Konstantinos Katsenis Pages 1 - 9 ( 9 )
Initially, the progression of chronic venous insufficiency is related to venous hypertension. The earliest complaints or symptoms, as well as vessel wall deterioration, valve restructuring, and, eventually, varicose veins, result not only from elevation of pressure, but also from a cascade of biochemical events related to both the macro- and the microcirculation. Thickening and remodelling of the venous wall are influenced by two parameters: abnormal shear stress and hypoxia that activate the endothelium first at the level of valve cusps and then in large veins. Hypoxia leads to activation of the endothelium and leukocyte accumulation. By inhibiting endothelial activation, micronized purified flavonoid fraction (MPFF) (Daflon 500 mg), an edemaprotective agent, can prevent the inflammatory cascade resulting from the leukocyte-endothelium interaction. This subsequently delays the appearance of reflux and inhibits the initiation of the vicious circle ending in enhanced venous pressure. This is how Daflon 500 mg relieves patients from symptoms and edema and possibly also prevents the appearance of varicose veins. Rheological disturbances also play a major role in the appearance of these disorders. Furthermore, venous hypertension provokes leakage from the vessels and capillaries exhibiting increased permeability, leading to increases in hydrostatic load, and overloading of the lymphatic network, which subsequently results fluid exudation causing edema. Microcirculatory dysfunction leads to capillary damage, skin changes and venous leg ulcers. The clinical efficacy of Daflon 500 mg in venous leg ulcers has been demonstrated by several randomised controlled studies, in which the rate of ulcer healing was significantly shortened. An explanation for the ability to speed ulcer healing comes from the protection Daflon 500 mg exerts on the microcirculation.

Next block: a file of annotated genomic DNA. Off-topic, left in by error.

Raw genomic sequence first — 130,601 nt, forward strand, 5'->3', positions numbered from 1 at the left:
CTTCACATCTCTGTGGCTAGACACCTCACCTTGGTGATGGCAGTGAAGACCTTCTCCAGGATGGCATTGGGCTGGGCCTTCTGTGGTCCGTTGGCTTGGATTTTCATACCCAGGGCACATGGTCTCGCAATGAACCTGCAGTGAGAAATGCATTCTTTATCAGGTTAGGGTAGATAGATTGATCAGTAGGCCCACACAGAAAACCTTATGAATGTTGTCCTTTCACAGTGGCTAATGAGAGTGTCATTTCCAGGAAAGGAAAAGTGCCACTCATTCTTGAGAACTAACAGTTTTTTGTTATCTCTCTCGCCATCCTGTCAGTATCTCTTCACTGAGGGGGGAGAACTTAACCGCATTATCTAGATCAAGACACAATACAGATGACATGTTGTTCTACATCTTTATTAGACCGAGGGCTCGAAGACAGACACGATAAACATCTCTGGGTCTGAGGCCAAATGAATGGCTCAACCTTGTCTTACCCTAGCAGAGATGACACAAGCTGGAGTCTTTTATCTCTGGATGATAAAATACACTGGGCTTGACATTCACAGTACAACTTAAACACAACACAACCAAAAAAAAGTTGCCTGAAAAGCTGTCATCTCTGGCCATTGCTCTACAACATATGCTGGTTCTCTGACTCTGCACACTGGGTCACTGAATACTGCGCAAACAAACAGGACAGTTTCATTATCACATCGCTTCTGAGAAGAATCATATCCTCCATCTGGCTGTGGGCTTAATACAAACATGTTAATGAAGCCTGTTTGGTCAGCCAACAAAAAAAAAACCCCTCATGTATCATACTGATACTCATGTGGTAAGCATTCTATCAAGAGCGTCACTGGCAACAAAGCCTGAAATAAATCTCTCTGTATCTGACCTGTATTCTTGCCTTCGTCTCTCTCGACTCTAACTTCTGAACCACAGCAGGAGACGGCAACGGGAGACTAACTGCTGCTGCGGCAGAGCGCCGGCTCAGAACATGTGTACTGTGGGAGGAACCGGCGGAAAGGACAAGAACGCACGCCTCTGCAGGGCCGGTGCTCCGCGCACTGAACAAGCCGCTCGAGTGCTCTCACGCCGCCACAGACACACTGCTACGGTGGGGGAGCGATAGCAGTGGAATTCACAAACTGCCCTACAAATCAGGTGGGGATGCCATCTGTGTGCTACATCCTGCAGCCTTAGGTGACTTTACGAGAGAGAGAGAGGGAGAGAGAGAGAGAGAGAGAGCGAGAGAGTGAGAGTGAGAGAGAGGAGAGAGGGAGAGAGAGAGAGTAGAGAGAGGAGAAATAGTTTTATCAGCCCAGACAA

chronic venous disease, varicose ulcer, symptoms, endothelium, micronized purified flavonoid fraction
Vascular Surgery Dept. of 2nd Surgical Clinic of Athens University, “Areteion Hospital”, 76 Vas. Sofias Str., 11521 Athens, Greece.